The court has to focus on the testator mental capacity at the time of making his will, since a man diminished in physical and even mental strength may nevertheless make a valid will, provided that he was in possession of his full capacity at the precise time of the writing of the will. In order to determine if Mr Watson lacked testamentary capacity at the time of the November will, both parties named a different expect to assess on that matter. Bearing in mind that none of the experts had seen Mr Watson as a patient during his life time, they concluded that at the time of the November will he was only affected with "mild dementia". The diagnosis of mild or even moderate dementia is not itself an obstacle to satisfy the requirement of testamentary capacity. Therefore, none of the experts could assure that John Watson lacked testamentary capacity the day he made the will.
[...] I did not form that impression of her at all. I found her to be an honest and reliable witness Ms Webb described the occasion when she came to take instructions for the November will in some detail. She recalled that she had not seen John Watson for some 18 months or so. This was because she had been acting for the partnership in connection with the terms on which John Watson should leave it. When she came in to the room he was fully awake, dressed and seated upright. [...]
[...] In my judgment, based on the evidence of Mrs Watson and the contemporary documents, it is more likely that Dr Chapman expressed the view that the matter needed to be further investigated In summary therefore, Mr Harvey had suggested obtaining a medical opinion so as to remove a “question mark” over John Watson's capacity to make the March will. The medical practitioner diagnosed mild dementia, but, without expressing a final view, considered that the view of a consultant psychiatrist should be sought. That was not done. The November 2000 will 63. The November 2000 will was drawn up by Carole Webb. Ms Webb had been a friend of John Watson for many years, and been named as the recipient of a small bequest in previous wills, including the 1998 and March 2000 wills. [...]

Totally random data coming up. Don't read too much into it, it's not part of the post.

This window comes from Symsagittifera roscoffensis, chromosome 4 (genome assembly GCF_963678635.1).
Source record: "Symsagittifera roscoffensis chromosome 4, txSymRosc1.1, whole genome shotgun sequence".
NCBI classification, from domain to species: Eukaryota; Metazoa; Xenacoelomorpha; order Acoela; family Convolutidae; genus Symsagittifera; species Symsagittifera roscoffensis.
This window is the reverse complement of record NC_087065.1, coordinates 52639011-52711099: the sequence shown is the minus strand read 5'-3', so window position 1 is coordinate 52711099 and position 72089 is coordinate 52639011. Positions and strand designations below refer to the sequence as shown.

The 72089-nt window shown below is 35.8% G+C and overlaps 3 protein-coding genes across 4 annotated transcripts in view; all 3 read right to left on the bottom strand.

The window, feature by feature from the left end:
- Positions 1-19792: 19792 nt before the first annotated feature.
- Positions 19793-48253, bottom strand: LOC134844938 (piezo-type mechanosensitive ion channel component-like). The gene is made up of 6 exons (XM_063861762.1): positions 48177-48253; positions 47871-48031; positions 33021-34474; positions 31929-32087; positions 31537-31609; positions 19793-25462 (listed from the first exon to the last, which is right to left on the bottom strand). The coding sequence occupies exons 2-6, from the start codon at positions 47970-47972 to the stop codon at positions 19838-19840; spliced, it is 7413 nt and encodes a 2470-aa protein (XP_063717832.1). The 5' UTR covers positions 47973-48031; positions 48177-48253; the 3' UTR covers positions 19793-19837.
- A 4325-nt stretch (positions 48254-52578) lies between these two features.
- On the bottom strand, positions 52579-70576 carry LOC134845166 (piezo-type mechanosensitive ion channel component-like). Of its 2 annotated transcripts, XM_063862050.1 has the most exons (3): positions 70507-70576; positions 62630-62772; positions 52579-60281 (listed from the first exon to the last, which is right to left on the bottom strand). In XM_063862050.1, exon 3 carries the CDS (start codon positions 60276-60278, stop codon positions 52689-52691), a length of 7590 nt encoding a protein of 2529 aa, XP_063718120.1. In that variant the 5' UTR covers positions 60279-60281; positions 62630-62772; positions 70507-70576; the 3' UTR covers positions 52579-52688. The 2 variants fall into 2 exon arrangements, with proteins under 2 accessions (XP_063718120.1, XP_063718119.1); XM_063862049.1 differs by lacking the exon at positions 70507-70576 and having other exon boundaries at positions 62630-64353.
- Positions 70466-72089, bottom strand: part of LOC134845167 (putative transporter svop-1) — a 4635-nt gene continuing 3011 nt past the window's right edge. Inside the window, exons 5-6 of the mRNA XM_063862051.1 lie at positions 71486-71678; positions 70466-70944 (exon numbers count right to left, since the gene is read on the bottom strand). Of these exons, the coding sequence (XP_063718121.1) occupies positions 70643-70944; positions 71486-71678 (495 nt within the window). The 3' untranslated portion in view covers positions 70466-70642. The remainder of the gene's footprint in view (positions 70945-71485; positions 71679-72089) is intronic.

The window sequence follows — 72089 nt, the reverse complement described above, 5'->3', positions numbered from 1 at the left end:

[...] He conducted tests on the testator which resulted in him thinking that Mr Watson lacked testamentary capacity to sign a will on 14th March 2000. There were no medical reports attesting this medical opinion, and the only tangible proofs were contrasting recollections from Mr Harvey's phone conversation with Dr Chapman, and Mrs Watson's recollection of her husband's interview with the doctor. In summary, the medical practitioner diagnosed mild dementia and strongly advised that Mr Watson should go and see a psychiatrist, but that was never done, thus it is concluded that Mr Watson's testamentary capacity in March 2000 was still present. [...]
[...] But the exercise was not one of contrasting the former person with his state in executing his will: despite the decline, he may still enjoy the necessary degree of memory and understanding to meet the law's standard for testamentary capacity. Moreover, like the testator's delusionary state in Banks v Goodfellow, testamentary capacity may come and go. In such cases it is all the more important to focus on the question of whether he possessed the necessary capacity at the relevant time It is, of course, the testator's mental state which is of importance. [...]
[...] Catherine admited that she lost her temper, something which the rest of her family described as a very rare event. I think this showed that Janet and Catherine considered that their father was responsible for his actions. Moreover it was some evidence that John Watson's short term memory was not much compromised, as the argument of the previous day was carried forward. I rejected the suggestion that Margot had somehow reminded him of it. In fact Margot was one of those who tried to persuade him to stop arguing. [...]
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